Suzlon gets breather on funding3 min read . Updated: 20 Dec 2007, 12:22 AM IST
Suzlon gets breather on funding
Suzlon gets breather on funding
Wind energy firm Suzlon Energy has raised $552 million (Rs2,186 crore) through a placement of equity shares to qualified institutional buyers. A large chunk of the proceeds would be used to retire debt, especially that related to the company’s acquisition of REpower Systems AG earlier this year. As of September, Suzlon’s consolidated debt stood at Rs10,353 crore, as much as 2.61 times its net worth of Rs3,970 crore.
Debt repayments funded by the equity issue proceeds would reduce the firm’s debt-equity ratio to well below 2 times. That, in turn, will help the company raise further (debt) funds for expansion, and to buy out the other REpower shareholders, Areva and Martifer. At current valuations, Areva’s 31% stake in REpower is valued at more than Rs2,000 crore. The final purchase price could be higher, as consideration for Areva’s decision to back out of the bidding war for REpower. The purchase of Martifer’s stake would happen later, at a cost of about Rs1,500 crore. The firm is also estimated to spend Rs4,000 crore in capital expenditure (capex) over the next two years. In the six months till September 2007, Suzlon and its subsidiaries spent Rs819 crore in capex. Given these large capital requirements, the recent fund infusion would provide a breather for the company.
While Suzlon received a strong response from institutional investors for its issue, FinanceAsia reports it had to reduce its issue price from its initial guidance after a 6.4% drop in its share price on Monday. Suzlon’s shares dropped after the US energy Bill, passed last week, did not extend production tax credits beyond 2008. Analysts point out that without tax credits, incremental wind energy capacity addition will be affected. But after Monday’s knee-jerk reaction, the shares recovered nearly 60% of the losses in the next two trading sessions.
The company’s other acquisition, Hansen Transmissions International, recently raised $590 million through a public offering in London. Prior to its listing this month, Hansen was a 100% subsidiary and its capex needs were to be funded by Suzlon. Its listing, therefore, eases the funding pressure on Suzlon further. Hansen shares have risen by more than 45% from their issue price, and the firm is now valued at $3.3 billion. With this, the value of Suzlon’s holding in its overseas subsidiaries has risen sharply, which explains the sharp rise in its shares since end-October.
The dramatic change in the international securities markets since August is visible in the data for international securities issuance. The issue of international debt securities plummeted from $1,168.6 billion in the June quarter to $395.8 billion in the September quarter, according to estimates of the Bank for International Settlements. The fall in issuance has been across the board, for both developed and developing countries, and for all types of issuers.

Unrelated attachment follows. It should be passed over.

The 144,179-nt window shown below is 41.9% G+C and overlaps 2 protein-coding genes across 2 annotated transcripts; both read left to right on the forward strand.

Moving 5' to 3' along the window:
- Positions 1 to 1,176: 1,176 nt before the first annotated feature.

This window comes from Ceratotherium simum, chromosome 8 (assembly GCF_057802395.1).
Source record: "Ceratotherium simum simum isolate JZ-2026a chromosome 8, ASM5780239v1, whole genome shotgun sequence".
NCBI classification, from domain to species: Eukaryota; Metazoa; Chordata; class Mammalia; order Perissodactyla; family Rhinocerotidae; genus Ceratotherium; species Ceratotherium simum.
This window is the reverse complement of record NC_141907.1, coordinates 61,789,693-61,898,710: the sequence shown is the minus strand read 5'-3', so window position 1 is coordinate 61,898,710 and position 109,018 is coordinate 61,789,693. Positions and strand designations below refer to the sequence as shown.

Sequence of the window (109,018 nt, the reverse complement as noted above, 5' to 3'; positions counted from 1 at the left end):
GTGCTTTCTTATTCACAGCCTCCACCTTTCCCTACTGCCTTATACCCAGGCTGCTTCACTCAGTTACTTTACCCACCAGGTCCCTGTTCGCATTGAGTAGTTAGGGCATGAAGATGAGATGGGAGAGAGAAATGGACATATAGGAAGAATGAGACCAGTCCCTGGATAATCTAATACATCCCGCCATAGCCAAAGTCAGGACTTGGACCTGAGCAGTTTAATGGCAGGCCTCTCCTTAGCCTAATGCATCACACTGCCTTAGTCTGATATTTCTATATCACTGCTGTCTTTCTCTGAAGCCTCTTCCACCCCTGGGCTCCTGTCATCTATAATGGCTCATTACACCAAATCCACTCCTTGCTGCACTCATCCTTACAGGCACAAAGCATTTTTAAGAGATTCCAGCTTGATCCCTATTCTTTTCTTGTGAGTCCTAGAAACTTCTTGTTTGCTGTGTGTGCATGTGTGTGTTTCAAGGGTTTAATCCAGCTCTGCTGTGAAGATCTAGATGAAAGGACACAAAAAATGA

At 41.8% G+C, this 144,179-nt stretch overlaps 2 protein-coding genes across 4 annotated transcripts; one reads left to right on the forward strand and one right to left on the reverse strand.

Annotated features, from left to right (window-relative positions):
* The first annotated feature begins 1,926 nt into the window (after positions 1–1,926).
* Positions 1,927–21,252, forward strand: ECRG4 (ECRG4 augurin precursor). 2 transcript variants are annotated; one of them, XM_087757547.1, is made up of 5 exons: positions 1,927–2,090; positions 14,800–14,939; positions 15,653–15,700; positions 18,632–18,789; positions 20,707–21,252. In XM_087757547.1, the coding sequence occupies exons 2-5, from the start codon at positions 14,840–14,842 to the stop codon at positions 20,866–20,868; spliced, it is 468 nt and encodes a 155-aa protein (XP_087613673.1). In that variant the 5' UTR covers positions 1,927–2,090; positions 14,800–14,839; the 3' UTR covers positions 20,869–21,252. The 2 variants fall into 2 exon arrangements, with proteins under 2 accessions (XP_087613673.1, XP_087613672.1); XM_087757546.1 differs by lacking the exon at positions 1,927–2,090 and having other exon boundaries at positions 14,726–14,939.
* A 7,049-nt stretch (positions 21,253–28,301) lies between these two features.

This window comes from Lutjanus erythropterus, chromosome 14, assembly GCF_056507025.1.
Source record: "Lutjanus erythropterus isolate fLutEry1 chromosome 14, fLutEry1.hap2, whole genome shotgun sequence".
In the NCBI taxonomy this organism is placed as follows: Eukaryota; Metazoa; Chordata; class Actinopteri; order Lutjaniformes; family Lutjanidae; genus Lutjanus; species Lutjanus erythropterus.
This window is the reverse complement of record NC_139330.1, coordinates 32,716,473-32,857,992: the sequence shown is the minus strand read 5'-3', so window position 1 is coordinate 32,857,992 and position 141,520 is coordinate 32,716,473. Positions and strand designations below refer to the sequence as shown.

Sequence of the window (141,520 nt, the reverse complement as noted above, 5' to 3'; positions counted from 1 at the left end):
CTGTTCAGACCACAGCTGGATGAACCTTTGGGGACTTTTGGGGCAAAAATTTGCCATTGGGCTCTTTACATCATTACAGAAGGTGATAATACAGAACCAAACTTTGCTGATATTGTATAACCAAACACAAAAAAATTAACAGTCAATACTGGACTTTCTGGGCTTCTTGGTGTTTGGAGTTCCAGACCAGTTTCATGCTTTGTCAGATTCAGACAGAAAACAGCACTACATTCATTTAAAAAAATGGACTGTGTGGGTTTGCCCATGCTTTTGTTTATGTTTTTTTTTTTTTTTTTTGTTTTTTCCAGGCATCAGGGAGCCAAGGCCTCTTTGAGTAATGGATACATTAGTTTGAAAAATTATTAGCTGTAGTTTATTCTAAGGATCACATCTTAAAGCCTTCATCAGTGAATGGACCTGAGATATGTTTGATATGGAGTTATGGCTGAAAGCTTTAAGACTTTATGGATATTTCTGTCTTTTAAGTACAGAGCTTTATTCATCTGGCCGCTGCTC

International equity issues also fell, but they weren’t as badly hit as bonds. International equity issues announced in the September quarter totalled $89.3 billion, down from $161.7 billion in the June quarter. But issuances were higher than the March quarter’s $80.1 billlion, unlike for the bond issue market, where the last time issuances were lower was the 2005 September quarter. The equity markets, including the international equity issuance markets, have been less affected than the bond markets.
However, although international corporate debt issues from the Asia-Pacific region went down substantially in the third quarter, issues from India picked up from $1.7 billion in the June quarter to $1.8 billion in the September quarter. Equity issues announced by firms from India during the last quarter, at $6.1 billion, were lower than the previous quarter’s $7.5 billion, but well above the amounts raised in theearlier quarters.
If the credit crisis persists, would that lead to Indian corporates preferring to raise capital from domestic banks? Between 26 October and 30 November, for instance, non-food credit rose by a huge Rs62,083 crore, much higher than in the corresponding period of 2006. But whether that is a one-off rise on account of the festivals remains to be seen. However, international appetite for Indian issues is still strong, going by the recent GMR Infrastructure and Suzlon issues. The strong initial public offering and qualified institutional placement markets continue to be a huge source of funds. The cost of funds for Indian firms is therefore likely to remain comfortable.
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